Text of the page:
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Open Access Publications from the University of California

Towards Semi-Dense Indirect Visual-Inertial Odometry

  • Author(s): Yu, Hongsheng
  • Advisor(s): Mourikis, Anastasios
  • et al.

In this work, we focus on motion estimation in unknown environments using measurements provided by an inertial measurement unit (IMU) and a monocular camera. We are interested in estimating the trajectory of a moving platform, a problem typically termed visual-inertial odometry (VIO). Most of existing methods for vision-aided inertial localization rely on the detection and tracking of point features in the images. These approaches greatly reduce the amount of data to process in each image, and are thus suitable for application in resource-constrained systems. However these treatments inevitably discard information that is beneficial for motion estimation, since not all parts of the images are used. Therefore there has been growing interest in direct methods which rely on directly using image intensities for motion estimation. Although this approach makes it possible to use more pixel locations, it also suffers a number of shortcomings (e.g. non-Lambertian surface properties, and the dependence on camera photometric parameters). By contrast we are interested in approaches that rely on geometry of straight lines or image contours rather than raw image intensities (thus the proposed approaches are indirect methods). This enables our algorithms to operate in environments where point features are sparse, while circumventing the shortcomings of direct methods.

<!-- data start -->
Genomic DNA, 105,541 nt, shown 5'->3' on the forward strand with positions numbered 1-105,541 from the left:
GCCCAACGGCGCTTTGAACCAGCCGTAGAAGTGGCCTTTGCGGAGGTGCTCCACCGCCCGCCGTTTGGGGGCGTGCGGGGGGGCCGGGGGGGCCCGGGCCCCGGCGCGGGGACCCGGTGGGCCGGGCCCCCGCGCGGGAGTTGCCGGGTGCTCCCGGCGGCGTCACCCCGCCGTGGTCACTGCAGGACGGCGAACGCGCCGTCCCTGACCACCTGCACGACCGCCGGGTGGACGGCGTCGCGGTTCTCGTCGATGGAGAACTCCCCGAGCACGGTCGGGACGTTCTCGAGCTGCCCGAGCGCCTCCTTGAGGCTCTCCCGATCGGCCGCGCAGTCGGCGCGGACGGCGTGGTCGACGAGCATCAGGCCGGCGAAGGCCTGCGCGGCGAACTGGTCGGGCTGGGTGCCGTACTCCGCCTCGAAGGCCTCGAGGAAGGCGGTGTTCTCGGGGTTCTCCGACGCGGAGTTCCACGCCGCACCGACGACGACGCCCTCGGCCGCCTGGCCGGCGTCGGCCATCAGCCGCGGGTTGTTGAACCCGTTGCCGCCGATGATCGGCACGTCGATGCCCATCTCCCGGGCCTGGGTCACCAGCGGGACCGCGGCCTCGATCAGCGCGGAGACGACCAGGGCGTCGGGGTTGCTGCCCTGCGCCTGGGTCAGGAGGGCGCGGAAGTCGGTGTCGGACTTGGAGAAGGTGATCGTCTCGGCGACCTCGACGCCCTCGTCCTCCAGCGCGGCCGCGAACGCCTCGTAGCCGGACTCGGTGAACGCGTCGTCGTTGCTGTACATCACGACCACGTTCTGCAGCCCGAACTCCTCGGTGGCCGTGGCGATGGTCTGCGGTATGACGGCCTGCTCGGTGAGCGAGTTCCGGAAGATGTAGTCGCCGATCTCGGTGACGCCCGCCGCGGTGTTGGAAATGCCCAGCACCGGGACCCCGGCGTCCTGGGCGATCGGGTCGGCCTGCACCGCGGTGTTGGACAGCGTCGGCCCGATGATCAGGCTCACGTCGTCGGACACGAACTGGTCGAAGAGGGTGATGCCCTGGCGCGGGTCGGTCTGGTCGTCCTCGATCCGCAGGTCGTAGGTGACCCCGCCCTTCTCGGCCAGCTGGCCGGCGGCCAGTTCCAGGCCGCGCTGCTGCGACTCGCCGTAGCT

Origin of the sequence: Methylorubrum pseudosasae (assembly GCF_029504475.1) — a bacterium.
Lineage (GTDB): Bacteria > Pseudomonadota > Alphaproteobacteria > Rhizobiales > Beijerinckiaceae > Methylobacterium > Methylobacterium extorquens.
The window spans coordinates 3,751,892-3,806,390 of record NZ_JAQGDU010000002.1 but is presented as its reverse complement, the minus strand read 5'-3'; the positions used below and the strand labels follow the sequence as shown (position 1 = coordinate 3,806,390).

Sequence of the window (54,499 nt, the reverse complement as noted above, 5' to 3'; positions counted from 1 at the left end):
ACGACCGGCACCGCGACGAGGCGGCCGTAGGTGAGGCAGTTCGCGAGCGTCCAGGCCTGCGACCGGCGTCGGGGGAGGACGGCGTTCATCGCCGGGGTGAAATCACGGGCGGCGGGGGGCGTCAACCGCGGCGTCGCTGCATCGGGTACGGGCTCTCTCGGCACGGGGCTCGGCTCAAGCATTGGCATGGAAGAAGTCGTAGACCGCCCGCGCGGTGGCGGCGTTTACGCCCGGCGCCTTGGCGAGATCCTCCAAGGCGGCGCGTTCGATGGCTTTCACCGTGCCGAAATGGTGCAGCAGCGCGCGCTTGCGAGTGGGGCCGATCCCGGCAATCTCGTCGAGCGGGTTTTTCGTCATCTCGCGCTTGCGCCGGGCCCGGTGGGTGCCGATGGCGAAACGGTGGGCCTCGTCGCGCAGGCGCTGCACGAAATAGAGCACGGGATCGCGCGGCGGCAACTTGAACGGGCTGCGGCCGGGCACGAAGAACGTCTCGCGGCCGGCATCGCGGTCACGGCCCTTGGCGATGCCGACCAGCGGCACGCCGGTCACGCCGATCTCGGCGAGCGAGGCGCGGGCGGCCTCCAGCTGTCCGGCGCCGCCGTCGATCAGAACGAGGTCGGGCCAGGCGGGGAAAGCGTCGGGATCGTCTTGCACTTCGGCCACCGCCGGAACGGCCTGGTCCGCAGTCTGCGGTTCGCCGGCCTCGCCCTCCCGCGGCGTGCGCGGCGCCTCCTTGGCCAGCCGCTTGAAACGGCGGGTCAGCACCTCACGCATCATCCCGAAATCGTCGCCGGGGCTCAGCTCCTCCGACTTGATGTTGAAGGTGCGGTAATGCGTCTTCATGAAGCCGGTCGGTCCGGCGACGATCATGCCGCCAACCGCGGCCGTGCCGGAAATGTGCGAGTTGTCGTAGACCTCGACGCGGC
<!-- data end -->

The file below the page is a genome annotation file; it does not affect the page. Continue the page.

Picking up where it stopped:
This thesis is divided into two main parts. We first propose a visual-inertial localization algorithm that employs lines as measurements, in addition to traditional point features. Specifically, a novel parameterization and measurement model for line features are proposed, and we show how line features can be used for self-calibration of the IMU and camera. Our results demonstrate that the proposed approach not only leads to improved localization accuracy in point-feature-poor environments, but also reduces calibration errors compared to the point-only approach.

We then propose a method for monocular visual-inertial odometry that utilizes image edges as measurements. We here relax the requirement for having straight lines, and do not employ any assumption on the geometry of the scene. This enables us to use measurements from all image areas with significant gradient. In addition, we have proposed a novel edge parameterization and measurement model that explicitly account for the fact that edge points can only provide useful information in the direction of the image gradient. Through both Monte-Carlo simulations, as well as results from real-world experiments, we demonstrate that the proposed edge-based approach to visual-inertial odometry is consistent, and outperforms the point-based one.

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